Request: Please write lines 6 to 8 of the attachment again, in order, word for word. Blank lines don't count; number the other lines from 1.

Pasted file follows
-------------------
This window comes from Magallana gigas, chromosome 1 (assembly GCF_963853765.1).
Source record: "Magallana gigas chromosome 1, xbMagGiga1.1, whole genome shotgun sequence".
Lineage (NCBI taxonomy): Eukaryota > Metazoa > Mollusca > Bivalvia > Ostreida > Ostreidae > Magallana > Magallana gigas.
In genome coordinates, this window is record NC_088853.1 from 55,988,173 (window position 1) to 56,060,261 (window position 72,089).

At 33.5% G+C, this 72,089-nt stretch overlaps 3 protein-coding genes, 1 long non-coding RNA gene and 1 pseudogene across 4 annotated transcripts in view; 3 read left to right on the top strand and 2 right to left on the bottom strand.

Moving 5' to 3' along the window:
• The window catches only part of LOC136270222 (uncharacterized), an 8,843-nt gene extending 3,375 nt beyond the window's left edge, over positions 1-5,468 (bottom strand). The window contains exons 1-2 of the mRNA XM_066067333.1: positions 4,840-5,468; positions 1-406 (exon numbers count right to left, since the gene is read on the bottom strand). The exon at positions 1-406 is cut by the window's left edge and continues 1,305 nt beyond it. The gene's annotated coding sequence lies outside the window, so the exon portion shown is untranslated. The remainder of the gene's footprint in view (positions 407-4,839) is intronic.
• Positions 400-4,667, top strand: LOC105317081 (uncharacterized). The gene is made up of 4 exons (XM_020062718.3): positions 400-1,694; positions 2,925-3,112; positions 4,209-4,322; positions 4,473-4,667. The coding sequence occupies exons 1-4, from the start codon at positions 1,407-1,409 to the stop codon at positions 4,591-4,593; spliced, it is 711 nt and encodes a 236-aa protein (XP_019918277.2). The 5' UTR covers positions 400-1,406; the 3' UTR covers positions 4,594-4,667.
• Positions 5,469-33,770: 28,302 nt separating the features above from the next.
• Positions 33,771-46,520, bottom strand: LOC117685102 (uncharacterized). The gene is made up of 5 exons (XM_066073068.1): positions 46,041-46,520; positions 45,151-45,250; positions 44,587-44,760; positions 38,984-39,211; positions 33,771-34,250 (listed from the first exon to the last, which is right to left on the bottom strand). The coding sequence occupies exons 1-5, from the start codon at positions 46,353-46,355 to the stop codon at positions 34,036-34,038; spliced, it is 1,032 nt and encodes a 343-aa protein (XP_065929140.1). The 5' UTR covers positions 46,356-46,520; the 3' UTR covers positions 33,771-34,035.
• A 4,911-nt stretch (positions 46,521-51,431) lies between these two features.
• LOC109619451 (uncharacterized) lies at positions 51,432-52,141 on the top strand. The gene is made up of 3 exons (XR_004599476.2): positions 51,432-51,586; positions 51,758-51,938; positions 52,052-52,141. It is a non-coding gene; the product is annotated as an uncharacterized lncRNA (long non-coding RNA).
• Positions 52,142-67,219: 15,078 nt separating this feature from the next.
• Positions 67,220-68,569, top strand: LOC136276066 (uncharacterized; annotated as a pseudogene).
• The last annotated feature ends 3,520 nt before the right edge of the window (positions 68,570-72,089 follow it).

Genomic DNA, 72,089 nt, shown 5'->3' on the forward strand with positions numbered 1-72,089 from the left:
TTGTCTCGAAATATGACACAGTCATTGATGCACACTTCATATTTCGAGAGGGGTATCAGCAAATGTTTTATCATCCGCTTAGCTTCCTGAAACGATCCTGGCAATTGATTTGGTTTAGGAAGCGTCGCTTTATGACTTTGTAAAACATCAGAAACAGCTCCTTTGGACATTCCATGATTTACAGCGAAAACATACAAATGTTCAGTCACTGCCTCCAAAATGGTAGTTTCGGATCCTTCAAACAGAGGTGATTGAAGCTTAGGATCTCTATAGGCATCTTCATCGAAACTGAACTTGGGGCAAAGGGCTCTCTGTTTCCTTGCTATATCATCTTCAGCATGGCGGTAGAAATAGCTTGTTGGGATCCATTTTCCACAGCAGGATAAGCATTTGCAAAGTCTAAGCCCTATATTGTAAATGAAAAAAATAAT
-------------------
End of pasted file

Moving 5' to 3' along the window:
• The window catches only part of LOC136270222 (uncharacterized), an 8,843-nt gene extending 3,375 nt beyond the window's left edge, over positions 1-5,468 (bottom strand). The window contains exons 1-2 of the mRNA XM_066067333.1: positions 4,840-5,468; positions 1-406 (exon numbers count right to left, since the gene is read on the bottom strand). The exon at positions 1-406 is cut by the window's left edge and continues 1,305 nt beyond it. The gene's annotated coding sequence lies outside the window, so the exon portion shown is untranslated. The remainder of the gene's footprint in view (positions 407-4,839) is intronic.
• Positions 400-4,667, top strand: LOC105317081 (uncharacterized). The gene is made up of 4 exons (XM_020062718.3): positions 400-1,694; positions 2,925-3,112; positions 4,209-4,322; positions 4,473-4,667. The coding sequence occupies exons 1-4, from the start codon at positions 1,407-1,409 to the stop codon at positions 4,591-4,593; spliced, it is 711 nt and encodes a 236-aa protein (XP_019918277.2). The 5' UTR covers positions 400-1,406; the 3' UTR covers positions 4,594-4,667.